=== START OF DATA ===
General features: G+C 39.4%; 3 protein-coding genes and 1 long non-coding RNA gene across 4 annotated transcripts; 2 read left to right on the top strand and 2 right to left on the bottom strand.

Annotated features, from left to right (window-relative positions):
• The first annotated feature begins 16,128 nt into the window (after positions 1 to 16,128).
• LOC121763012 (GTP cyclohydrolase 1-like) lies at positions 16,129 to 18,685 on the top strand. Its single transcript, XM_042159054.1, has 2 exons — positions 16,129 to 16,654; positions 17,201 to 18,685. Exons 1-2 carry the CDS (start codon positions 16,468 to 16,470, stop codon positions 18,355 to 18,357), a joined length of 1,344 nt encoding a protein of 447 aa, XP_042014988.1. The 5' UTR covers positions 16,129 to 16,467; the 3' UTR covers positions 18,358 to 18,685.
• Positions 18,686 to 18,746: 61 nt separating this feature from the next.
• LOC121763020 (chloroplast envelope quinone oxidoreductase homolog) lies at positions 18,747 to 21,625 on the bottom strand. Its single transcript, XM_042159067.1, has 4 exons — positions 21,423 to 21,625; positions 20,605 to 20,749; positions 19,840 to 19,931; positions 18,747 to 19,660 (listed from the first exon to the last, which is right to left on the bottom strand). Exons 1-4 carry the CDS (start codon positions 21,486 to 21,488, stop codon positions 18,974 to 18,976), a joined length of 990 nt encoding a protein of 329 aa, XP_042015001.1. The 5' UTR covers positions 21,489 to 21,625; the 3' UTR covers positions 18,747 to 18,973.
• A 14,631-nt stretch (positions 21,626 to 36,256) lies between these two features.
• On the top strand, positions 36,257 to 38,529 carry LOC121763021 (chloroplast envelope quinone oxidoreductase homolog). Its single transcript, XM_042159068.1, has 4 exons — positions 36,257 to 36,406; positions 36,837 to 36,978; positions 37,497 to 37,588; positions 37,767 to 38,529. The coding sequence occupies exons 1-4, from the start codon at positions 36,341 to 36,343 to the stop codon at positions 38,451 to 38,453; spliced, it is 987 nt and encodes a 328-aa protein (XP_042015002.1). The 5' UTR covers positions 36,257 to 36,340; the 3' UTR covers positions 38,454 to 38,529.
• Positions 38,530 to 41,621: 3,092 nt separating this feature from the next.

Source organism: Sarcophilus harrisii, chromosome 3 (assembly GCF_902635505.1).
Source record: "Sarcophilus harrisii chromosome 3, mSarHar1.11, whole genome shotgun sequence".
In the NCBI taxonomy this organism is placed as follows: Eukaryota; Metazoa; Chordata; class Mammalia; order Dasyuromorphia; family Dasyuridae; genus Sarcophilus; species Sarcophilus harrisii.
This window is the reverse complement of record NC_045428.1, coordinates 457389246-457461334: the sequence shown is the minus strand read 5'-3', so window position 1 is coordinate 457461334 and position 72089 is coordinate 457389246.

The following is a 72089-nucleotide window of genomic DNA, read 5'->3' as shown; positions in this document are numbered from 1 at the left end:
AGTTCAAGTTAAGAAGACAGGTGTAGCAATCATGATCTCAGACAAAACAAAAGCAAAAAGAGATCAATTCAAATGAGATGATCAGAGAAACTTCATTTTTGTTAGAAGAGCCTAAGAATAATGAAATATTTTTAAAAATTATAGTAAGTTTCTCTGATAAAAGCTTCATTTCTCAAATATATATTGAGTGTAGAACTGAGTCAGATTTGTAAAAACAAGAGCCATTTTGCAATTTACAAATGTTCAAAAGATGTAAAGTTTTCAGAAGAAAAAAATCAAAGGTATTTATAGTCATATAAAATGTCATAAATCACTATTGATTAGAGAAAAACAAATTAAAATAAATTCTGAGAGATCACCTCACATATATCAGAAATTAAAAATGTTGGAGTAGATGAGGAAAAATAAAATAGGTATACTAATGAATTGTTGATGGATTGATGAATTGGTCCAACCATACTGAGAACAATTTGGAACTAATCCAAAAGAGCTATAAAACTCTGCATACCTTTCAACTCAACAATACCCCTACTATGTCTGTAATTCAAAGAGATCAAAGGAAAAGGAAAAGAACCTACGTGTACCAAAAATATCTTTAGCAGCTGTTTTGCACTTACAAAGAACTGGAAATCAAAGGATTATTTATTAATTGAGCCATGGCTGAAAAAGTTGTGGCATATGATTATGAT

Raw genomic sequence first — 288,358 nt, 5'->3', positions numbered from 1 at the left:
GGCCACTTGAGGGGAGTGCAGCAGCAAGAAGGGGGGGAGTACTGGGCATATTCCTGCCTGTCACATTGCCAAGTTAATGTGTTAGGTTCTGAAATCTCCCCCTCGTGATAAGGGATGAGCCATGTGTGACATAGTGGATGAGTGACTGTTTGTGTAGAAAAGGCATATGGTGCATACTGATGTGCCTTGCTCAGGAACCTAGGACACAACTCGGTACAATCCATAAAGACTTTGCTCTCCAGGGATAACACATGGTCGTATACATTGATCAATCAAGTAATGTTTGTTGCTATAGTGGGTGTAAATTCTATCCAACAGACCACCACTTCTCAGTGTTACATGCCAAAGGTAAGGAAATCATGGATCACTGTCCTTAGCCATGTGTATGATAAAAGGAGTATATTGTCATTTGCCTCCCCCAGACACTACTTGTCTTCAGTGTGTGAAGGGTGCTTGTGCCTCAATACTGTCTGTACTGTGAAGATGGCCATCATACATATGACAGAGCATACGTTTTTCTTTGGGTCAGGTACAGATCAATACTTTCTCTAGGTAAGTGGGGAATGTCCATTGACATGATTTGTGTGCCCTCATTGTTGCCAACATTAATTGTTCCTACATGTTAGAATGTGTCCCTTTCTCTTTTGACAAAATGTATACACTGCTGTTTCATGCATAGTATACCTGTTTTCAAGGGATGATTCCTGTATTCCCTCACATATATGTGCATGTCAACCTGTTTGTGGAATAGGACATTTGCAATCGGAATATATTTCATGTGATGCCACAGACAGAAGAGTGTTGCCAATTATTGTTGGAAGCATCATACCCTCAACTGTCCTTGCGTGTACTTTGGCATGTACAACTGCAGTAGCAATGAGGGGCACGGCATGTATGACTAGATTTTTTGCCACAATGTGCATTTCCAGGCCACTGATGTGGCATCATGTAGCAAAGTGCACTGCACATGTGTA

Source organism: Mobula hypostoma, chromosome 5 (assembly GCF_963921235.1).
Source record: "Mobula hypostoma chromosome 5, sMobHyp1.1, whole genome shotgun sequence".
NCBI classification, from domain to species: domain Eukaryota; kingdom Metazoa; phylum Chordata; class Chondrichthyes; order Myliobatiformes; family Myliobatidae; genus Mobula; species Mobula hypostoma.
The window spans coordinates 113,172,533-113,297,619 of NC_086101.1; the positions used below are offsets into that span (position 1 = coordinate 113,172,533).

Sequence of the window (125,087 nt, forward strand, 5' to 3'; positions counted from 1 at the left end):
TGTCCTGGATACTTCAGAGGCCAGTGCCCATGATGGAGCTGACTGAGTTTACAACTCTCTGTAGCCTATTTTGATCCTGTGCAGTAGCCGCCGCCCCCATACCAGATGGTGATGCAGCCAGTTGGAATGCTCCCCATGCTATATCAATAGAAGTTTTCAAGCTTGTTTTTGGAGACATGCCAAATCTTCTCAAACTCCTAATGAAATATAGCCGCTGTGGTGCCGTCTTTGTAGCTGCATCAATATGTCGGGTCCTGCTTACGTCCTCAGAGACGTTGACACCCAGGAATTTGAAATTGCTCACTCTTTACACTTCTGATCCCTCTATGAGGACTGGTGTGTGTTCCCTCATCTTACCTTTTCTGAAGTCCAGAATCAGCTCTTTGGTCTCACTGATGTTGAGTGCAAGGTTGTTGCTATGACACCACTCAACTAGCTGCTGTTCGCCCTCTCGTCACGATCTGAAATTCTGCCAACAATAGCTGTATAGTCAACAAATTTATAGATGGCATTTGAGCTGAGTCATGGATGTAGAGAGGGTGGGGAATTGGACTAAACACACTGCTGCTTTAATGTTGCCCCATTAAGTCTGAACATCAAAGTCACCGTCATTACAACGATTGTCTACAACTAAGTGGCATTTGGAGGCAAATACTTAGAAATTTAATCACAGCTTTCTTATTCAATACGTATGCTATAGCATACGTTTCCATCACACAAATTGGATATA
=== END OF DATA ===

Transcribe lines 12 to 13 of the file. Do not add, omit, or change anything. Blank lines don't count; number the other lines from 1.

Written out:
In the NCBI taxonomy this organism is placed as follows: Eukaryota; Metazoa; Chordata; class Mammalia; order Dasyuromorphia; family Dasyuridae; genus Sarcophilus; species Sarcophilus harrisii.
This window is the reverse complement of record NC_045428.1, coordinates 457389246-457461334: the sequence shown is the minus strand read 5'-3', so window position 1 is coordinate 457461334 and position 72089 is coordinate 457389246.